The Council for Licensed Conveyancers (CLC) has waded into the row over HSBC’s 43-strong conveyancing panel, expressing concern that “the limited size panel risks inadvertently restricting consumer choice and distorting competition in the conveyancing market”.
The regulator called for all lenders to put “consumer choice, transparency and fairness first” and warned that it might insist on separate representation if others follow HSBC’s lead.
Four firms of licensed conveyancers are on the panel and CLC chief executive Victor Olowe said: “This recent move by HSBC highlights the challenges in balancing the interests of institutional consumers with those of other consumers. Whilst lenders have every right to decide the make-up of their panels, we do share concerns that such a limited size panel risks inadvertently restricting consumer choice and distorting competition in the conveyancing market.”
Mr Olowe said that although HSBC’s move improved transparency over pricing, the CLC had been in contact with the bank to raise concerns about the adequacy of the panel to cover the interests of consumers.
He said: “We understand that HSBC’s decision to have a relatively small panel is underpinned by their assessment of current capability and capacity to maintain appropriate ongoing due diligence checks on the panel members. HSBC has assured us that they will review the panel on an ongoing basis, and will adjust the size as necessary to meet demand. This is an issue we will continue to monit
The CLC said it welcomed assurances from other major lenders that they are unlikely to adopt a similar approach to HSBC.
Mr Olowe said: “HSBC maintain that their panel arrangements support consumer choice at competitive fees. However, our concern, if this type of approach did become more widespread, is the extent to which the legitimate choice of individual consumers could be compromised by powerful institutional consumers.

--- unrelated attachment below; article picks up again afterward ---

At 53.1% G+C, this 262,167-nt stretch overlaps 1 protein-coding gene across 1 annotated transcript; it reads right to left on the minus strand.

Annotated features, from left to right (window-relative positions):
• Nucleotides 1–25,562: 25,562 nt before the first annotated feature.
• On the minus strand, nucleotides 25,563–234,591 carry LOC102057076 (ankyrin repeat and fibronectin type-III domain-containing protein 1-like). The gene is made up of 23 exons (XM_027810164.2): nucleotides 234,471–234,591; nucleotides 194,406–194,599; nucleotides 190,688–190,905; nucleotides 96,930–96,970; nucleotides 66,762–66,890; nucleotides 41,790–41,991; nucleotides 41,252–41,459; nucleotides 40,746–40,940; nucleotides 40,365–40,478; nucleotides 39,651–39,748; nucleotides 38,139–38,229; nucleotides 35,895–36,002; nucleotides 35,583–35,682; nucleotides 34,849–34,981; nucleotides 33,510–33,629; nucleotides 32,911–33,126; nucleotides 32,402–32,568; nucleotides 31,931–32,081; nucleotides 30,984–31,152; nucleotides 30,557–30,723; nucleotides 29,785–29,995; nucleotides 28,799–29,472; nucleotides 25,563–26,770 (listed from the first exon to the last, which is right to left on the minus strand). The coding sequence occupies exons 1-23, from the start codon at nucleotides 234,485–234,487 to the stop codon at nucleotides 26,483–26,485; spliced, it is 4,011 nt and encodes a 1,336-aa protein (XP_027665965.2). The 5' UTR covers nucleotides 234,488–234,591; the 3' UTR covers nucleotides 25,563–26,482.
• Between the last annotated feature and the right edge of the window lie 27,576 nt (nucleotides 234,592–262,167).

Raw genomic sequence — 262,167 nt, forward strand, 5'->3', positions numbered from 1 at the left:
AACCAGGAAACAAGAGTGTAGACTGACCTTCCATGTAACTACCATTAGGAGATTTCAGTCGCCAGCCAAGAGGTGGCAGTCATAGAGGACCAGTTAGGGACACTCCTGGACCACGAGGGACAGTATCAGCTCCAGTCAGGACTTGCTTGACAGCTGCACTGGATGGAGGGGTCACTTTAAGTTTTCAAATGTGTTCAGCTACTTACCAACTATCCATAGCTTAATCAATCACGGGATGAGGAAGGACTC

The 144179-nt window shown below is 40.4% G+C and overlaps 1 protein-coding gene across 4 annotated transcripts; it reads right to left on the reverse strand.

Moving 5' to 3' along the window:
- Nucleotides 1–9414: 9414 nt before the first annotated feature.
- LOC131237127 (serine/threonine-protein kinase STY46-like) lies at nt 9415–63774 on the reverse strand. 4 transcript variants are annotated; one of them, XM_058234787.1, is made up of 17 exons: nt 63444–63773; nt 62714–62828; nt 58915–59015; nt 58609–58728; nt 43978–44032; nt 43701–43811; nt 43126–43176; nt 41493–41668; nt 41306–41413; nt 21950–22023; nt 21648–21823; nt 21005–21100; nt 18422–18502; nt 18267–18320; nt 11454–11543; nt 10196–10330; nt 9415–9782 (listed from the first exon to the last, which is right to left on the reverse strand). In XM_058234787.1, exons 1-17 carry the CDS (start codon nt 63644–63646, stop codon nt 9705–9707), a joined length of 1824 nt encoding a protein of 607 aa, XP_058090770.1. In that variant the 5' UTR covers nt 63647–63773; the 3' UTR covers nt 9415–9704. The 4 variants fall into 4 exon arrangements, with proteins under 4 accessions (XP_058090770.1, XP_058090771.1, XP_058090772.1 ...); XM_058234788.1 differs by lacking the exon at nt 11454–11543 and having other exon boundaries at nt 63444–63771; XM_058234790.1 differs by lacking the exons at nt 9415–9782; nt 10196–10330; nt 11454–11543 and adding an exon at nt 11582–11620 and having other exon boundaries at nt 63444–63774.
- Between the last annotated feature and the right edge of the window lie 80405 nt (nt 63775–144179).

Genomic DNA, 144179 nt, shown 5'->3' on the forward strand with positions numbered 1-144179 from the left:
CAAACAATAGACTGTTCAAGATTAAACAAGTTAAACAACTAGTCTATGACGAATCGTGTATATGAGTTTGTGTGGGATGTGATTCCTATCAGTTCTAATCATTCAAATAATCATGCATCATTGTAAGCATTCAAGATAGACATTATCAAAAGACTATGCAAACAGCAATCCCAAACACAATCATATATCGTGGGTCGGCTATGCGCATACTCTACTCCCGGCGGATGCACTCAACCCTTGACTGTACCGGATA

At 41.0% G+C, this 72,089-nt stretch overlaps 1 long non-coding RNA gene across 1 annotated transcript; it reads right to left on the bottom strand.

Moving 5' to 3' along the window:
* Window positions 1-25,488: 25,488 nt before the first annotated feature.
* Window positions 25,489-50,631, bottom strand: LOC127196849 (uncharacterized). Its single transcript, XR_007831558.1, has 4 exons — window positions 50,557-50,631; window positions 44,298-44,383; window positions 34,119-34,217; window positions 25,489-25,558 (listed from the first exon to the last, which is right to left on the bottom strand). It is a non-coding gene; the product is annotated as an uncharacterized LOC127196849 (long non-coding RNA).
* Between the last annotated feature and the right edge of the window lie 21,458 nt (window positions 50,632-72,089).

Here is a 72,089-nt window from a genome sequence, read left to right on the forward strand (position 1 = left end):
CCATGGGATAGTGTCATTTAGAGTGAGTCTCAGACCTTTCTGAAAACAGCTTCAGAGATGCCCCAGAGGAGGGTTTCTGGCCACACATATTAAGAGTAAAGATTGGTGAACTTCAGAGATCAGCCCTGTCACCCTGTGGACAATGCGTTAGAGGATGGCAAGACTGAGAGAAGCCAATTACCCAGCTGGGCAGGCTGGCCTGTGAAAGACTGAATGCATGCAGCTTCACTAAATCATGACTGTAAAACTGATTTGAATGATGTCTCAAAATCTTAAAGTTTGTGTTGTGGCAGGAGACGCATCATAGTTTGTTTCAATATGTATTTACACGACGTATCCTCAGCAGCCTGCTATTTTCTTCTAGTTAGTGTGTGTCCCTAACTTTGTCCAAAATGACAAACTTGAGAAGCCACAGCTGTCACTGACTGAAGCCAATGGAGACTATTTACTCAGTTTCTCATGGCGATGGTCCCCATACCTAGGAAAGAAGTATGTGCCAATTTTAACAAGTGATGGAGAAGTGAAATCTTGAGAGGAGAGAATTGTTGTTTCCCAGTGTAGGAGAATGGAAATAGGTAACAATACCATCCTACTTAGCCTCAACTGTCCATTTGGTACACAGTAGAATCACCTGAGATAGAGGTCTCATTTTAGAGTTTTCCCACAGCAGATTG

“If the choice of lenders adversely compromises the choices of many individual consumers, it might be in the public interest for us to consider requiring each party to have separate representation on all future transactions.
“Clearly, such an arrangement would in itself raise other challenges and therefore should not be considered lightly and would require a coordinated approach across all relevant regulators and professional bodies in the conveyancing market.”
Mr Olowe highlighted concerns over the undertakings that non-panel firms are required to provide when they act for a customer of HSBC’s – which the Solicitors Regulation Authority has also considered – and said the CLC is working with HSBC “to resolve this issue as quickly as possible”. Otherwise there is a risk of avoid licensed conveyancers breaching the CLC’s code of conduct and compromising their indemnity insurance cover.
Mr Olowe said he welcomed HSBC’s decision to appoint a division of the Countrywide group – of which the CLC-regulated firm Countrywide Property Services is a separate part – to manage the new panel.
He said: “This is a good example of the types of opportunities for innovation and growth that alternative business structures are designed to deliver.”